4. I believe we can resolve this debate with close examination of the examples and scenarios that have been presented so far. Chimpanzees display what could be considered is the most basic interpretation of a tool; a stem used to withdraw termites from a mound. This activity along with other similar displays has not so far lead to a revolution in chimpanzee tool culture despite the chimpanzees having what would be the most important precursor to any tool making endeavor, a reasonably comparable brain to that of our earlier ancestors and two opposable thumbs. Although we don’t know when this termite extraction practice began for chimps, it did not lead to a series of extrapolations of the original idea, but merely the use of any suitable stem being stripped of obstructions. The first tool that the chimps originally utilized was most likely a found item and used as is and then copied through trial and error for generations after. So, despite having what would seem as a good starting platform consisting of a brain of adequate intelligence to ascertain a possible use for a tool, and opposable thumbs to shape and use it, why haven’t they demonstrated what could be considered a measurable awareness of the fact that many of the materials and objects in their environment can be used and modified to their benefit? Does a bird building a nest garner their interest? Can they learn from their environment? Have they discovered what the sharp edge of a fractured stone can do? And then tried it in a multitude of situations? The one very obvious attribute that they are missing is speech. And more importantly; what a speaking culture provides, a learning environment that enables and develops abstract thought processes. A sharp edge stone to a mind that is capable of abstract thought is the beginning of a cultural revolution. What would initiate the early development of the physiology in chimps that would lead to a gradual and meaningful increase in vocalization like that which occurred in early human ancestors? The apes all vocalize to some degree, no doubt like our early human ancestors must have, but at some point the resultant stimulation in cognitive intelligence of this activity in our ancestral groups lead to the greater survival and reproductive success of those involved. This feedback rewarded those that possessed the physiology of improved speech capabilities that then in turn spurred increased cognitive understanding and abstract thought capabilities. Even those within the group that evolution may not have chosen for this trait would have undoubtedly benefited from experiencing the results as a member. As the vocal physiology was passed down and selected by survival and reproduction the feedback cycle would assure this advantage would continue to strengthen though generations of successful reproduction. This is why I believe tool development was not the driving agent for our ancestors’ unprecedented mental development. The chimpanzees’ meager advancements in this matter are rather hard to reconcile. They lack even the most basic level of abstract thought, tools can be found and/or modified to perform a task and this knowledge passed on through demonstration, but without the ability to imagine objects in different contexts and more importantly share that context verbally, the chances of a tool culture developing without speech would appear to be slim. But more importantly how would this tool making and use wire a child’s brain for creative thought? Are these tool utilization moments really numerous enough to provide the needed learning environment to the group’s offspring? We Know now how important stimulating and imaginative environments are for developing children and how much more capacity they have as adults if their environment growing up was filled with stimulating social contact. This is why I believe the social model is so much more able to adequately explain this incredible anomaly that we undoubtedly are. There simply needs to be a feedback mechanism within this social group that promotes the use of abstract thought on an unprecedented level of circular reinforcement.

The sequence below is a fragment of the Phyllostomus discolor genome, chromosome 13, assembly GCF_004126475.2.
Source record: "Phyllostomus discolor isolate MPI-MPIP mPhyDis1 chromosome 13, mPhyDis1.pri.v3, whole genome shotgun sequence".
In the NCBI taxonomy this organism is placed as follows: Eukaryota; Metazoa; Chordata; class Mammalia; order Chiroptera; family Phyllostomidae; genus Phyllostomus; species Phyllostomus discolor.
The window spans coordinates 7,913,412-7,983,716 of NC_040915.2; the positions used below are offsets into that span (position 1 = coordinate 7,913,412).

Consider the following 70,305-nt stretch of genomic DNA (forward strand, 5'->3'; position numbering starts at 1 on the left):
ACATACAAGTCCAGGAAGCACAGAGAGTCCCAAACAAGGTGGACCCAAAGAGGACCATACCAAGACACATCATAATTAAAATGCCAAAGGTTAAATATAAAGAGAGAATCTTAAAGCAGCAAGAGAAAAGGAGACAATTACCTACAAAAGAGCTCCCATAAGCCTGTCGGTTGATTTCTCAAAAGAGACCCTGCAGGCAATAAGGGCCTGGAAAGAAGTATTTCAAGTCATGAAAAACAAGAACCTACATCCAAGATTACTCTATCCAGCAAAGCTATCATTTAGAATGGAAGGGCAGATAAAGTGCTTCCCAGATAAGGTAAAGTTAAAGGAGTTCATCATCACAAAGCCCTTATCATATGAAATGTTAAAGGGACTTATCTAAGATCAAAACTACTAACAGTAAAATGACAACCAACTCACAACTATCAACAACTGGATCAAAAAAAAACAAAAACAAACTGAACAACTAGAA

5. Bold mine. I believe the social hypothesis is the strongest of the two, in the early education of our own children we concentrate heavily on communication development which leads their demonstration of creativity by a appreciable degree of time. I believe the mental development of our early ancestors was the result of a informational feedback cycle of learning. This all began within a singular cultural group that quickly advanced through language and story telling. I described it several times before in other similar discussions on this forum. The creativity seen by the development of tools is a byproduct of the development and expansion of our early ancestor's brain capacity for abstract thought, an ability developed through imagining stories told within the group. I think the first human language, more than just those single proto words sounded when gesturing while hunting for example, but the first constructs of language began when our very early ancestors became aware of time, the first understanding of the concept of yesterday, today and tomorrow. I have debated whether a past/present/future awareness would have been in place prior or would it have developed in tandem with language as simply a tool they constructed to communicate more clearly. It would seem to be a natural development in language, to refer to for example, what happened on a hunt, and then extend those "stories" out over time. And with these early humans, that knowledge of past/present/future makes way for experiences of regret and hope that could develop into primitive religion and then into philosophy. This to me is possibly the driver of our brain evolution. Those who could communicate and imagine the images in stories and use that information could understand the world around them better and improve their chances to survive. This could be the engine that would progress brain development quickly. I could see it being almost inevitable that once the concept of the past is understandable, a hunter injured for example, would contemplate that traumatic moment and feel the regret of the mistake. He would possibly reexamine the events leading up to the accident searching for a answer to his regret. These experiences would lead to either fear or hope for tomorrow depending on the severity of his wounds and his knowledge of the fate of others with similar injuries. If the injured had been considered one of importance this could be quite traumatic for all those involved. This would likely create fertile grounds for superstition and the need to anticipate the possible dangers lying in wait for them tomorrow. This is an inevitable byproduct of increasing brain size. The increase of imagination that visualizes the stories with increasing complexity would also drive the superstition that would increasingly be included in those stories. Those that could process this flow of information and apply it to survival would likely pass their more advantageous brain and possibly even their cultural "education system" of language and stories on to their offspring. This model of evolution is one that has an internal mechanism of an information feedback creating an accelerated development of brain size in human ancestors. I think language, the concept of past/present/future and the stories that advanced human understanding, developed together through mutual reinforcement, accelerating our ancestors development.